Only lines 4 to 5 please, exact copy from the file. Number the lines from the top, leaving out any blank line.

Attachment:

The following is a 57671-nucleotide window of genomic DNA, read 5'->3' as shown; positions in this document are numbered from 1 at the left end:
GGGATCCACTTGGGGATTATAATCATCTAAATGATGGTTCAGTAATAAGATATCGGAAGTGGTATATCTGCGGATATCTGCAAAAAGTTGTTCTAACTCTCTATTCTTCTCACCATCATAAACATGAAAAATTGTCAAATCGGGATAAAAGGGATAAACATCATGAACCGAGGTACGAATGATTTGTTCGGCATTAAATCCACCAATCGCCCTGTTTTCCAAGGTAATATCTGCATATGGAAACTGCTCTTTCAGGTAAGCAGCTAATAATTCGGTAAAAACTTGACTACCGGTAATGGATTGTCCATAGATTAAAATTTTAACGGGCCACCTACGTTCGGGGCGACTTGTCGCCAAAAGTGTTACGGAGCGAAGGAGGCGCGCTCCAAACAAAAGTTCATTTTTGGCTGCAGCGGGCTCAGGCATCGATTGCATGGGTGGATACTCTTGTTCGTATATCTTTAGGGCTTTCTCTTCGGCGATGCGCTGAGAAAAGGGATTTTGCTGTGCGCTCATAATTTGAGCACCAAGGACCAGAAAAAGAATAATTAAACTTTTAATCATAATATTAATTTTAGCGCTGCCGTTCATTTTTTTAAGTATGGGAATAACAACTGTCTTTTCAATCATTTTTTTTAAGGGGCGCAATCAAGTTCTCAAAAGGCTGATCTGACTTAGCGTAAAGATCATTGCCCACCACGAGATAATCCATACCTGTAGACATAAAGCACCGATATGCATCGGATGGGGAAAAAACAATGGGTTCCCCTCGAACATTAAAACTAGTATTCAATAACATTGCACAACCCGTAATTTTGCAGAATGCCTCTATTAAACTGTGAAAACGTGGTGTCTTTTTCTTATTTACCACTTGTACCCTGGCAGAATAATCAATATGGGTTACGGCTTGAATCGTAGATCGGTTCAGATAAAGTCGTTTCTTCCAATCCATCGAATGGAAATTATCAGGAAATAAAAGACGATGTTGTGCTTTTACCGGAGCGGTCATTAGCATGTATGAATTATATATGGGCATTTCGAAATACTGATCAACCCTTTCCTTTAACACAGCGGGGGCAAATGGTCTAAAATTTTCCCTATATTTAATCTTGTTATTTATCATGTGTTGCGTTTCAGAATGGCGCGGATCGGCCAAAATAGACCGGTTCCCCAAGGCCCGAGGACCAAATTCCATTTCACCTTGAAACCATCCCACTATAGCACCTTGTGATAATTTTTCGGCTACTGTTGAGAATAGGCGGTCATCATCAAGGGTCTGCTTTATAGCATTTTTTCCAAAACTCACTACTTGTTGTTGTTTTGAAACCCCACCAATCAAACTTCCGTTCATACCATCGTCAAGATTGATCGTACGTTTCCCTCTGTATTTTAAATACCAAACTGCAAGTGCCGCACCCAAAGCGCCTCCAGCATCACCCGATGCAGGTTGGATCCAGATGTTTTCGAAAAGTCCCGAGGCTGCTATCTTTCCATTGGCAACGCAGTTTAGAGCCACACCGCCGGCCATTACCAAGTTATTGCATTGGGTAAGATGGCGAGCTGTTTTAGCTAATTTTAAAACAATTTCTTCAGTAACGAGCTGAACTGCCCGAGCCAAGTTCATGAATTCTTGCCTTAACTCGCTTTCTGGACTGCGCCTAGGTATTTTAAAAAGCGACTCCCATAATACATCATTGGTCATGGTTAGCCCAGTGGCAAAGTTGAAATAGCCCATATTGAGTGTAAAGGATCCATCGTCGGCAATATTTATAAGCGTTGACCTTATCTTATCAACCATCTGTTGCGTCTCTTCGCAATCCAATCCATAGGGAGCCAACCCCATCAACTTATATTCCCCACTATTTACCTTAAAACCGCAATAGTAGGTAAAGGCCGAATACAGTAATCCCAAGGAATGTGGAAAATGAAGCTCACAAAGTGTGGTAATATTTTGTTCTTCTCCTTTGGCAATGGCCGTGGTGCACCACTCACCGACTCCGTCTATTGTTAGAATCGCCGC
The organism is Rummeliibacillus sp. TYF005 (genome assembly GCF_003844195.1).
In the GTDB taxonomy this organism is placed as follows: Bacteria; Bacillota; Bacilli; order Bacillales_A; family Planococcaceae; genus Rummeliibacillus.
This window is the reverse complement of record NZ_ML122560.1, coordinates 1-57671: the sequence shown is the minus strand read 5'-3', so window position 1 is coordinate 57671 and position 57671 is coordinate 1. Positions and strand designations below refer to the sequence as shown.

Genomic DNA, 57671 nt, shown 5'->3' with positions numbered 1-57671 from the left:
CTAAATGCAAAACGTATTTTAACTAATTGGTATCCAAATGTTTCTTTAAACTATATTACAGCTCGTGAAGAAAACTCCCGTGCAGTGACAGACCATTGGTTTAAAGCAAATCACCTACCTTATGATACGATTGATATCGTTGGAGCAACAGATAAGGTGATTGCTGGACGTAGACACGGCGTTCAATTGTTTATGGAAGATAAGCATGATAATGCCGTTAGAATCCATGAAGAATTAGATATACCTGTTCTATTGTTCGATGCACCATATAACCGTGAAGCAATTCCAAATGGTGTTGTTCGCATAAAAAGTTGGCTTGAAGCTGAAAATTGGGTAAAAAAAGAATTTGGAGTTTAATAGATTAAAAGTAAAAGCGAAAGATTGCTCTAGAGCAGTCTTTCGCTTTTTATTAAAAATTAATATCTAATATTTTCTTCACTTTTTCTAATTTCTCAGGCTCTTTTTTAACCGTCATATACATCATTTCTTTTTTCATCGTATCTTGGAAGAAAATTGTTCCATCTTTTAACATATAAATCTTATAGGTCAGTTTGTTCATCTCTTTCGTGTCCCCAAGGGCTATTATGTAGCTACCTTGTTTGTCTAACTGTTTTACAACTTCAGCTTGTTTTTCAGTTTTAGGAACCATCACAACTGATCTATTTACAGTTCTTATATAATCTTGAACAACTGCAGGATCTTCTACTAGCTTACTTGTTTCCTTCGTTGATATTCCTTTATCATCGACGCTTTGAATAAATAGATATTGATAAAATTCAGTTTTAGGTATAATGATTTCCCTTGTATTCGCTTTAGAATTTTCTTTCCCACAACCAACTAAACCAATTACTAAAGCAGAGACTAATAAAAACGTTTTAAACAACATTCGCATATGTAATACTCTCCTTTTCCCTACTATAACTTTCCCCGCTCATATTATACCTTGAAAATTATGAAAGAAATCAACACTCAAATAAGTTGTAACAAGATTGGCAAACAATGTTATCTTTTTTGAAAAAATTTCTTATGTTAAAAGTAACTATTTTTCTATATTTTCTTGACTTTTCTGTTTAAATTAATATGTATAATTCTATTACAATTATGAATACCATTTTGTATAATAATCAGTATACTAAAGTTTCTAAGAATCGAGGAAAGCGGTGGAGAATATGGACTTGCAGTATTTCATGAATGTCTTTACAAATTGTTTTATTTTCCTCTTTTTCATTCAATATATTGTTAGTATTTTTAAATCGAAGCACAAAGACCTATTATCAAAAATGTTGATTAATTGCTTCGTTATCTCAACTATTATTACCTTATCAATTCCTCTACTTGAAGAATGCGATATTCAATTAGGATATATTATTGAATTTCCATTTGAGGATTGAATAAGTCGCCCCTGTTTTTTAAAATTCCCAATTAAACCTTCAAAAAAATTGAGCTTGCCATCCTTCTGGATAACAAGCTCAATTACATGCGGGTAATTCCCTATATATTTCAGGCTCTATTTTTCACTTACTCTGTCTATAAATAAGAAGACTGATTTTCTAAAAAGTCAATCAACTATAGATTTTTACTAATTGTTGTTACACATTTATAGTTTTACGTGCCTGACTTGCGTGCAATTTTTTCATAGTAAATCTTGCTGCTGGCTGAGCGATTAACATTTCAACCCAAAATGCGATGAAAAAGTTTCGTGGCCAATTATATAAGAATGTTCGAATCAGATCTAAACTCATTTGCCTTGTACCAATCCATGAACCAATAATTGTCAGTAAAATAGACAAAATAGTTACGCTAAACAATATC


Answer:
In the GTDB taxonomy this organism is placed as follows: Bacteria; Bacillota; Bacilli; order Bacillales_A; family Planococcaceae; genus Rummeliibacillus.
This window is the reverse complement of record NZ_ML122560.1, coordinates 1-57671: the sequence shown is the minus strand read 5'-3', so window position 1 is coordinate 57671 and position 57671 is coordinate 1. Positions and strand designations below refer to the sequence as shown.